Additionally, alongside a long list of suitable end-users, another end-user that benefits from XR analytics is the retail CPG category, “so in that category, we’re thinking about planograms, store design, product packaging, interaction, those types of insights as well.”
Bevilacqua also added:
We also support over 30 academic institutions today in their academic research. So, data collection is in that particular category.
Driving XR Adoption Rates
XR analytics can also help drive XR device and software adoption across a workforce by delivering core insights into employee usage.
Bevilacqua explained:
There are two different sides to the insight that we provide support for. So, in the earliest phases of building a new project, we can provide really great insight into UX and UI in terms of how people are interacting with the experience, what’s drawing their attention, keeping their attention, how they are comprehending the content that you’re putting in front of them.
Bevilacqua noted that services like Cognitive3D help enterprise clients understand the value proposition of workplace XR solutions. The CEO and Founder stated:
Then you move from: “Are we delivering a good experience?” To: “Is this creating good value for the organisation?” When we move into that category, it really depends on the use case you’re after. So on the training and simulation side, we talk about completion, we talk about competency, we talk about retention of knowledge, precision, and work. Those are two different value propositions that you would have, and you could work on both sides of it. One of our key tools is called Scene Explorer, and this is literally an after-action review. It’s a one-to-one replay of exactly what the user did inside the headset, and you can collect that on a completely distributed basis. So, a lot of our Customers will actually use this to debug specific sessions. Especially when you start collecting a lot of sessions from testers or QA. Something along those lines, you can actually pull out the ones that maybe are the outliers and see what went wrong. What I can learn from this particular experience and how might I be able to improve it?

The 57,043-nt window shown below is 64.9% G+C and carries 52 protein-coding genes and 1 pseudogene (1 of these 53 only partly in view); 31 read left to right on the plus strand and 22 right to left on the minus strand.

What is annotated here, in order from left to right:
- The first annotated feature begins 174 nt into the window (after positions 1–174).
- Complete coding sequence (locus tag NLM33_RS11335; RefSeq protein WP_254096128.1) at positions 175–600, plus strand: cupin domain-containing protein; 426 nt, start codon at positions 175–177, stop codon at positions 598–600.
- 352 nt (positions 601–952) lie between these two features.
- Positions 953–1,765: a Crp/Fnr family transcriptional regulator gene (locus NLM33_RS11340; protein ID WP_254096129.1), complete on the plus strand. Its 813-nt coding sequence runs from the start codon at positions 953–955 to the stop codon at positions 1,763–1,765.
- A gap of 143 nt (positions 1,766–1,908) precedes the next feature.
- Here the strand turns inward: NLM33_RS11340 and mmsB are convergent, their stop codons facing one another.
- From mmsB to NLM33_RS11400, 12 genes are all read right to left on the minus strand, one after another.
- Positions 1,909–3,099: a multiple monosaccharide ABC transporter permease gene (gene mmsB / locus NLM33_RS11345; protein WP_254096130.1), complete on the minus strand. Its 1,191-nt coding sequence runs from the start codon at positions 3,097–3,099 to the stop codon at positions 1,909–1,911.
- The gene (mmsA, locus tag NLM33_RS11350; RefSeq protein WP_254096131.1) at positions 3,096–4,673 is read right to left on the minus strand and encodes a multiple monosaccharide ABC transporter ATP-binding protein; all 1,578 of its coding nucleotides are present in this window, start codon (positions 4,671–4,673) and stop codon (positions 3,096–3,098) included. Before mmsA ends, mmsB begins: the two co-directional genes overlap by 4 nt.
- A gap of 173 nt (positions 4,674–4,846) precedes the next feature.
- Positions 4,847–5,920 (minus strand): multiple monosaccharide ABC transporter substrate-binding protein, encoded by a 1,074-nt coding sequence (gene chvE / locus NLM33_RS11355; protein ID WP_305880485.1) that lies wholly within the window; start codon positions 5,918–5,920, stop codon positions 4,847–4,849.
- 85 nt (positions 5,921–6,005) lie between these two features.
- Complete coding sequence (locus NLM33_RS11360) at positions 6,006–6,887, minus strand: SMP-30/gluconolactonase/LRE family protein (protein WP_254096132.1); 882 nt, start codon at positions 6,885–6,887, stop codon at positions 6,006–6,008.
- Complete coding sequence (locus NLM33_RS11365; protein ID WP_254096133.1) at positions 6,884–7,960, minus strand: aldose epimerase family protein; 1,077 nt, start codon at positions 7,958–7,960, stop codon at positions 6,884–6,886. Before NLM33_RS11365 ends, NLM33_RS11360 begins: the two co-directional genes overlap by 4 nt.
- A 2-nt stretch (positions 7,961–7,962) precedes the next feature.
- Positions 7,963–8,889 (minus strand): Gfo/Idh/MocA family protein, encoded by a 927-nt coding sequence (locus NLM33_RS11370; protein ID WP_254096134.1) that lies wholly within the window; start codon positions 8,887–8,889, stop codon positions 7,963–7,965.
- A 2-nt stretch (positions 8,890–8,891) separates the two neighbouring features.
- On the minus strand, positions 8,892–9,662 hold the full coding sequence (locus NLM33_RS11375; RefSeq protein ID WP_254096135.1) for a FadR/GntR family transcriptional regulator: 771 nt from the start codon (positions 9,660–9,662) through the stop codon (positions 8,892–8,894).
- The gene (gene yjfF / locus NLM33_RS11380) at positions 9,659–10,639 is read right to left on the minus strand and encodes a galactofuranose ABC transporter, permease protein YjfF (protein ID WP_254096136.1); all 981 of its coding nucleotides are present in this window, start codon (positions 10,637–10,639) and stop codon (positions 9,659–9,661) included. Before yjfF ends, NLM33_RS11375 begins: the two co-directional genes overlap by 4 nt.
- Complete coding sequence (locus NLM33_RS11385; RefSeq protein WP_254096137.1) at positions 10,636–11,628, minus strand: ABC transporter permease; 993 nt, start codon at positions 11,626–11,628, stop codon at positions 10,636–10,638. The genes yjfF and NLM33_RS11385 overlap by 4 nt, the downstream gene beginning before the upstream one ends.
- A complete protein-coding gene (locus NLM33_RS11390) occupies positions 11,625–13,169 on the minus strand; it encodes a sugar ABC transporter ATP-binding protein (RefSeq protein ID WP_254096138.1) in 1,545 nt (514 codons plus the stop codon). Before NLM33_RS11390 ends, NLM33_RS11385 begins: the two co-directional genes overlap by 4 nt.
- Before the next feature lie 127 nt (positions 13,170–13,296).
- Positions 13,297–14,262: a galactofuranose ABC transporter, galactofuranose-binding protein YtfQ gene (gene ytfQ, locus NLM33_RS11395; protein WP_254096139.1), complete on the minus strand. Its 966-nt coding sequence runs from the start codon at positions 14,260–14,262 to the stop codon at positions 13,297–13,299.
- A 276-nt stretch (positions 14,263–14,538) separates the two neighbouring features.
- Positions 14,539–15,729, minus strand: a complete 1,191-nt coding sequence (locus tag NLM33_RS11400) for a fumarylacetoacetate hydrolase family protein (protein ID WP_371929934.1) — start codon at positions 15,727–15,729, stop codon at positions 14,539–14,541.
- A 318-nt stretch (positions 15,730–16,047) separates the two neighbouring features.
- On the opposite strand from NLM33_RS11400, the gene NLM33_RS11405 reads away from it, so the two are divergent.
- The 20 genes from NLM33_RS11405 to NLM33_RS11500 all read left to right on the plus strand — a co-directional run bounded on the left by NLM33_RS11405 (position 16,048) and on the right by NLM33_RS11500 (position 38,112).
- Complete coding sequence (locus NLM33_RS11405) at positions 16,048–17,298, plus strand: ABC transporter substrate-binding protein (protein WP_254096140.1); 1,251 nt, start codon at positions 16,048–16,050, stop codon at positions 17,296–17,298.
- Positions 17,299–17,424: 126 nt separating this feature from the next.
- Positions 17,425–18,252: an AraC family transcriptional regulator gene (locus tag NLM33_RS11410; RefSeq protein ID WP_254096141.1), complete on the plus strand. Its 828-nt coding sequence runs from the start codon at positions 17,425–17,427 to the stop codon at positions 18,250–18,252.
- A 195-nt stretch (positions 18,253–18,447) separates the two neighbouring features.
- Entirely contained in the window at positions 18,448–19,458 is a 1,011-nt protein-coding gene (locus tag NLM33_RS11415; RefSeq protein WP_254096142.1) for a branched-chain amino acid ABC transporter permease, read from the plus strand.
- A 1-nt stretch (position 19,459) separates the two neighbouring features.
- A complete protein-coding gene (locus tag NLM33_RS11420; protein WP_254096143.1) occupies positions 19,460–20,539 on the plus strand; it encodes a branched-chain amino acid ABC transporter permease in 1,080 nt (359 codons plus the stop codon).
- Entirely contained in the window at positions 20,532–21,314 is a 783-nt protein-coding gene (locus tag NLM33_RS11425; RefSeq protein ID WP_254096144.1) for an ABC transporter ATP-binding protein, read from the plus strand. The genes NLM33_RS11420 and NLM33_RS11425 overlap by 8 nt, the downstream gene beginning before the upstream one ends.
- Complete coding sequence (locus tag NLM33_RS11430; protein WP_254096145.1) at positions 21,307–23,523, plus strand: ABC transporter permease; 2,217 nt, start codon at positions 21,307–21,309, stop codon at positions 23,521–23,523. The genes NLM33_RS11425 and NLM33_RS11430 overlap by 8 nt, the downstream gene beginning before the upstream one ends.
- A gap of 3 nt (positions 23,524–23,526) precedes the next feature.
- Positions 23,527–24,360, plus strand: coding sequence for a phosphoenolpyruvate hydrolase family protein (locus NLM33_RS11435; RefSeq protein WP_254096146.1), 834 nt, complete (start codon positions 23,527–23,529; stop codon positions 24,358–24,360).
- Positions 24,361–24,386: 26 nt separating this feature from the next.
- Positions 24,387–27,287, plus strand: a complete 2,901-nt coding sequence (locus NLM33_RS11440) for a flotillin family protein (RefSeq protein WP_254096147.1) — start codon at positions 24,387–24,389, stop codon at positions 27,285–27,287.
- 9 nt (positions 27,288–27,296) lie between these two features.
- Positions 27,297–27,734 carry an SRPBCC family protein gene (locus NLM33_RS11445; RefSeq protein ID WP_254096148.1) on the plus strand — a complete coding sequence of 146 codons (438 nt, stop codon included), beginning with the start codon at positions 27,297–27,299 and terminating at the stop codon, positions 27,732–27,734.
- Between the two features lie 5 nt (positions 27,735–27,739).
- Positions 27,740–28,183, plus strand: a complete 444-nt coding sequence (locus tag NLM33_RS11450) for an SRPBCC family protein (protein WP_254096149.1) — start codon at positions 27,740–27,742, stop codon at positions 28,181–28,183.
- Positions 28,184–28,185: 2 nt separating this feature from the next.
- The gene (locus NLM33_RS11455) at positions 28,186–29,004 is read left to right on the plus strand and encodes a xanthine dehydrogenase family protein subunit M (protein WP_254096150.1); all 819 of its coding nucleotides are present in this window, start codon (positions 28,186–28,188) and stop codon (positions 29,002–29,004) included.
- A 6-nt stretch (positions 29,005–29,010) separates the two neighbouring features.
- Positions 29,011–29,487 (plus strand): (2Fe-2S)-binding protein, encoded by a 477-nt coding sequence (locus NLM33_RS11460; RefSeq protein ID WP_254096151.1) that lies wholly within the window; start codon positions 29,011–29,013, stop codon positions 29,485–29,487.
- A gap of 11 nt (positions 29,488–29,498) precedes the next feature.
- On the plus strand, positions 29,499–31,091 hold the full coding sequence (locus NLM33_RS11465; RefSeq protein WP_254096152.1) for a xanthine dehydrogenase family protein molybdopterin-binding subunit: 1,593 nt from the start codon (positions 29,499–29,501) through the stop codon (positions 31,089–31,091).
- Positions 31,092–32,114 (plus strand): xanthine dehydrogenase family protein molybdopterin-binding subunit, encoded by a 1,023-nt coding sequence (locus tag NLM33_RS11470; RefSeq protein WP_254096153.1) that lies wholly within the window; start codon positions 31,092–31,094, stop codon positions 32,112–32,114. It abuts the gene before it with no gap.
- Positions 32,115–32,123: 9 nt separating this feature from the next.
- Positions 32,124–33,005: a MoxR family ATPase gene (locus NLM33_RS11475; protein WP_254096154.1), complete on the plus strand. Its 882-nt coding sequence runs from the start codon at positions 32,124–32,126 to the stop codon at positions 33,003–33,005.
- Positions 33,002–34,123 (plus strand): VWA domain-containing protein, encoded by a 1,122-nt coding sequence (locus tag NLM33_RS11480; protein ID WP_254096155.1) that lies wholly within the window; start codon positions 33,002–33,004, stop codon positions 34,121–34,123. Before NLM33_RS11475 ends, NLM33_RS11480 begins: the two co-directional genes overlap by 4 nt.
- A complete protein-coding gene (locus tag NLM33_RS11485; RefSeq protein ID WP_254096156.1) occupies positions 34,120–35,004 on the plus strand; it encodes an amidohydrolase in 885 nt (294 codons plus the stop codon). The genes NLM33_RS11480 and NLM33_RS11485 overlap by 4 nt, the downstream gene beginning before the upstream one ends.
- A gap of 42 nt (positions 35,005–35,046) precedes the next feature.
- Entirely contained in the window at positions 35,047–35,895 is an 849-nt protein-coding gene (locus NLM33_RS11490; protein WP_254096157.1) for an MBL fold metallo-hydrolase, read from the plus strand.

XR Analytics: The Ultimate Insight?
Congative3D is also working towards driving retention sessions for various use cases. Bevilacqua explained that the firm “started off by building three metrics” in order to break down what quality means in XR and, therefore improving user retention during training sessions.
He explained:
The first one is called cognitive Comfort. The second one is called cognitive immersion, and the third one is cognitive performance. So, for each of the three, we look into kind of all these different inputs that are going on in the headset to build effectively a Barometer. This is a 0 – 100 score, 50 being average within the experience, and we give you a ranking within your application of where you stand on each of those three measures.
Bevilacqua also added:
Then, within the dashboard, you can dig into each of those measures to be able to see a cognitive performance. For example, do I have bad, you know, battery dispersion? Is my FPS not so good? Where am I seeing failing frames within the scene? Where can I potentially optimise? The idea here is to provide a developer that barometer of where they stand, but also the tools to kind of uncover the ultimate insight on how they can improve their application.
The Future of Analytics
XR analytics is an emerging service that Congative3D provides; with its emergence comes a wealth of new information for clients to leverage.
Elements such as hand and eye-tracking were not commonly available in the last decade. However, the data is now becoming more manageable and more accessible for enterprise end-users. What’s in sort for the future is still yet to be seen.
Bevilacqua added:
Over the last several years, for us at least, we’ve been really focused on building core technologies. So, building all the visualisation tools, building the data pipeline, and making it work. We’re really building a new category, inventing a new data collection paradigm. That’s Really tough work. We’ve really scaled up the team over the last year or so, and now we’re starting to think a little bit more about what are the predictive elements of what’s going on within these applications, what are the insights that I can surface to the developers to help them understand where they stand from a content perspective and where they could potentially improve.